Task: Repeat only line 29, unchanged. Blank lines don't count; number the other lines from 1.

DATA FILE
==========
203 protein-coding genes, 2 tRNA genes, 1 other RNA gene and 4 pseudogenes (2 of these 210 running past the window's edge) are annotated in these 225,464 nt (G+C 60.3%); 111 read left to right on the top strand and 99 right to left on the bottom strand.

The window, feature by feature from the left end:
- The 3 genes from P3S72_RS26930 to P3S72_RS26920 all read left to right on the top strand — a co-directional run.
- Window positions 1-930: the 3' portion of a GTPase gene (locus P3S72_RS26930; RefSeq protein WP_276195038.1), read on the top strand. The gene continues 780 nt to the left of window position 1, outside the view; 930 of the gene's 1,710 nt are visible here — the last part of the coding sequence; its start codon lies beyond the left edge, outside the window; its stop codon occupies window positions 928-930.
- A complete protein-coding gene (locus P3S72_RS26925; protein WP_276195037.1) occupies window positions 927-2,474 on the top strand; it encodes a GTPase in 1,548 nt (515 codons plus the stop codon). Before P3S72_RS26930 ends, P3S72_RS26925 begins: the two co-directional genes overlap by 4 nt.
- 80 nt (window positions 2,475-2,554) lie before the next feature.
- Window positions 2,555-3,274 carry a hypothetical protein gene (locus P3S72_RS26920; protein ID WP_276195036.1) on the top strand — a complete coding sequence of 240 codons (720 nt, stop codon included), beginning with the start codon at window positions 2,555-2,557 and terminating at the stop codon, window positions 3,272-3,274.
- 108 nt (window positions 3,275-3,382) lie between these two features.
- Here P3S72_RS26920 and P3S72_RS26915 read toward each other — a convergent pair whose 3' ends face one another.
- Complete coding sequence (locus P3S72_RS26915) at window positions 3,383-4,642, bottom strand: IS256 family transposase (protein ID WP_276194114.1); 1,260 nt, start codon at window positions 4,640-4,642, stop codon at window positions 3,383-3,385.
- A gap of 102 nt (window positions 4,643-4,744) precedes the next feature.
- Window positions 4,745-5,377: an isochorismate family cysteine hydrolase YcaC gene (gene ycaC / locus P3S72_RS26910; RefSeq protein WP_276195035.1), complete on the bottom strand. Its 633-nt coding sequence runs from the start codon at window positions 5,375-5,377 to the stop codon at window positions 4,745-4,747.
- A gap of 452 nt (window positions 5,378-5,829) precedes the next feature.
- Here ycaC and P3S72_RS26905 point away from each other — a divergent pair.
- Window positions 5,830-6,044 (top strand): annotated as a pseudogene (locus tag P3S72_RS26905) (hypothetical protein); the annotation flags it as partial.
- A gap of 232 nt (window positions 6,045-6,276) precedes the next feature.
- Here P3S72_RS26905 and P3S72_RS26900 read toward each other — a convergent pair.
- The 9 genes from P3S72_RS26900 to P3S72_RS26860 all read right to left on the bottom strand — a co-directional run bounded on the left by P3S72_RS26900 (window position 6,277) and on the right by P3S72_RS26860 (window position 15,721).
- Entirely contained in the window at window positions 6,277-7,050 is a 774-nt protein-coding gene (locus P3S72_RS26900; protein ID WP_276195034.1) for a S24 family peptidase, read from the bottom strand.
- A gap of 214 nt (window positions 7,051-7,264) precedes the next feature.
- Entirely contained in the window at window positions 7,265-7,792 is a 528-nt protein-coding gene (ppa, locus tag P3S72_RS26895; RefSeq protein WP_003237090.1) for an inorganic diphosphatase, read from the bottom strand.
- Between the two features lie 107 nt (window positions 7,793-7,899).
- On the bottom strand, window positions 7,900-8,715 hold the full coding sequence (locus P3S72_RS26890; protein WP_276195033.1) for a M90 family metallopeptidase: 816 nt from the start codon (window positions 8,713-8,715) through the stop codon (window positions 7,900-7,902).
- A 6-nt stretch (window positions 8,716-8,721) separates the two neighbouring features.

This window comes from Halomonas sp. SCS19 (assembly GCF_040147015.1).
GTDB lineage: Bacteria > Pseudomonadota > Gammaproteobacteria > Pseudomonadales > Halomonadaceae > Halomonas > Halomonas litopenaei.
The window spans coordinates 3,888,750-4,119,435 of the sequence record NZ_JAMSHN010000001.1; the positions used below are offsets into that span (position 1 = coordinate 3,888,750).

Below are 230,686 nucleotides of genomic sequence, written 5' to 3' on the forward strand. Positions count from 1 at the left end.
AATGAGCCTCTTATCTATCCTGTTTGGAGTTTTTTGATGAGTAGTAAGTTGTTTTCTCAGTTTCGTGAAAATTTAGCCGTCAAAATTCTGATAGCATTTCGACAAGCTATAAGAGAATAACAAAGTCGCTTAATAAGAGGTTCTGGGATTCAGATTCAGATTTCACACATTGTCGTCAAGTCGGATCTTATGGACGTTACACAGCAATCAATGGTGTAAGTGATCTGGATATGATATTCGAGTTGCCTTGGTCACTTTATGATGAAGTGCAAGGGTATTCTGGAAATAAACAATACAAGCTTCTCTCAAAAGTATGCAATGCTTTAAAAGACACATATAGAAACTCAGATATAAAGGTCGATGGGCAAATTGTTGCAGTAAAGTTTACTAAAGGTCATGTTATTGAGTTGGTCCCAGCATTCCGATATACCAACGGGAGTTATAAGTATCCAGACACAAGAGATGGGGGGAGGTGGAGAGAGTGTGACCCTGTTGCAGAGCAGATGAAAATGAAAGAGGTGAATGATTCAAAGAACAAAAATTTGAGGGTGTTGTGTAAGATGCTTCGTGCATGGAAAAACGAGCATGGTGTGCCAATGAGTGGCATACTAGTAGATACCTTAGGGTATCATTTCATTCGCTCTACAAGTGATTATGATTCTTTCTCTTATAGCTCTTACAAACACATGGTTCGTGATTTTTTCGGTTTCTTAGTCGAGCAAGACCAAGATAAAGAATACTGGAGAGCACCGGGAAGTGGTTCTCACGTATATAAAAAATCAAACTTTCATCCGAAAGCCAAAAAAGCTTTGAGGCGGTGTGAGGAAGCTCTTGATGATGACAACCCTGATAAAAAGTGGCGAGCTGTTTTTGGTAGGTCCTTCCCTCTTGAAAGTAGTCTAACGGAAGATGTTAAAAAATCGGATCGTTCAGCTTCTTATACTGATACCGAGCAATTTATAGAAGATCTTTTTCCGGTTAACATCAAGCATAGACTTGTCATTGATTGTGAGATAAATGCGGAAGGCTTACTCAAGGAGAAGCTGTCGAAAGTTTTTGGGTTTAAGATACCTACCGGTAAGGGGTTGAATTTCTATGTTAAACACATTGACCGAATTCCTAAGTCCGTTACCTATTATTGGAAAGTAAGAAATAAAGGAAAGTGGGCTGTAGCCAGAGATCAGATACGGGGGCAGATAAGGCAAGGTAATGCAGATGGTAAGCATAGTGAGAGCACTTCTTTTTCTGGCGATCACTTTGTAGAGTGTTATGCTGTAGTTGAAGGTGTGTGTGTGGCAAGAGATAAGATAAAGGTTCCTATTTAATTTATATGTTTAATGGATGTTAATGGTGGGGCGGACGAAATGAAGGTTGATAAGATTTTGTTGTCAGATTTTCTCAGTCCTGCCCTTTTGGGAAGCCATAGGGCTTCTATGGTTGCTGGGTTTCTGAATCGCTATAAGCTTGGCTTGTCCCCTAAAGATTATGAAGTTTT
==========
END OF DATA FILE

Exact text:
AATGAGCCTCTTATCTATCCTGTTTGGAGTTTTTTGATGAGTAGTAAGTTGTTTTCTCAGTTTCGTGAAAATTTAGCCGTCAAAATTCTGATAGCATTTCGACAAGCTATAAGAGAATAACAAAGTCGCTTAATAAGAGGTTCTGGGATTCAGATTCAGATTTCACACATTGTCGTCAAGTCGGATCTTATGGACGTTACACAGCAATCAATGGTGTAAGTGATCTGGATATGATATTCGAGTTGCCTTGGTCACTTTATGATGAAGTGCAAGGGTATTCTGGAAATAAACAATACAAGCTTCTCTCAAAAGTATGCAATGCTTTAAAAGACACATATAGAAACTCAGATATAAAGGTCGATGGGCAAATTGTTGCAGTAAAGTTTACTAAAGGTCATGTTATTGAGTTGGTCCCAGCATTCCGATATACCAACGGGAGTTATAAGTATCCAGACACAAGAGATGGGGGGAGGTGGAGAGAGTGTGACCCTGTTGCAGAGCAGATGAAAATGAAAGAGGTGAATGATTCAAAGAACAAAAATTTGAGGGTGTTGTGTAAGATGCTTCGTGCATGGAAAAACGAGCATGGTGTGCCAATGAGTGGCATACTAGTAGATACCTTAGGGTATCATTTCATTCGCTCTACAAGTGATTATGATTCTTTCTCTTATAGCTCTTACAAACACATGGTTCGTGATTTTTTCGGTTTCTTAGTCGAGCAAGACCAAGATAAAGAATACTGGAGAGCACCGGGAAGTGGTTCTCACGTATATAAAAAATCAAACTTTCATCCGAAAGCCAAAAAAGCTTTGAGGCGGTGTGAGGAAGCTCTTGATGATGACAACCCTGATAAAAAGTGGCGAGCTGTTTTTGGTAGGTCCTTCCCTCTTGAAAGTAGTCTAACGGAAGATGTTAAAAAATCGGATCGTTCAGCTTCTTATACTGATACCGAGCAATTTATAGAAGATCTTTTTCCGGTTAACATCAAGCATAGACTTGTCATTGATTGTGAGATAAATGCGGAAGGCTTACTCAAGGAGAAGCTGTCGAAAGTTTTTGGGTTTAAGATACCTACCGGTAAGGGGTTGAATTTCTATGTTAAACACATTGACCGAATTCCTAAGTCCGTTACCTATTATTGGAAAGTAAGAAATAAAGGAAAGTGGGCTGTAGCCAGAGATCAGATACGGGGGCAGATAAGGCAAGGTAATGCAGATGGTAAGCATAGTGAGAGCACTTCTTTTTCTGGCGATCACTTTGTAGAGTGTTATGCTGTAGTTGAAGGTGTGTGTGTGGCAAGAGATAAGATAAAGGTTCCTATTTAATTTATATGTTTAATGGATGTTAATGGTGGGGCGGACGAAATGAAGGTTGATAAGATTTTGTTGTCAGATTTTCTCAGTCCTGCCCTTTTGGGAAGCCATAGGGCTTCTATGGTTGCTGGGTTTCTGAATCGCTATAAGCTTGGCTTGTCCCCTAAAGATTATGAAGTTTT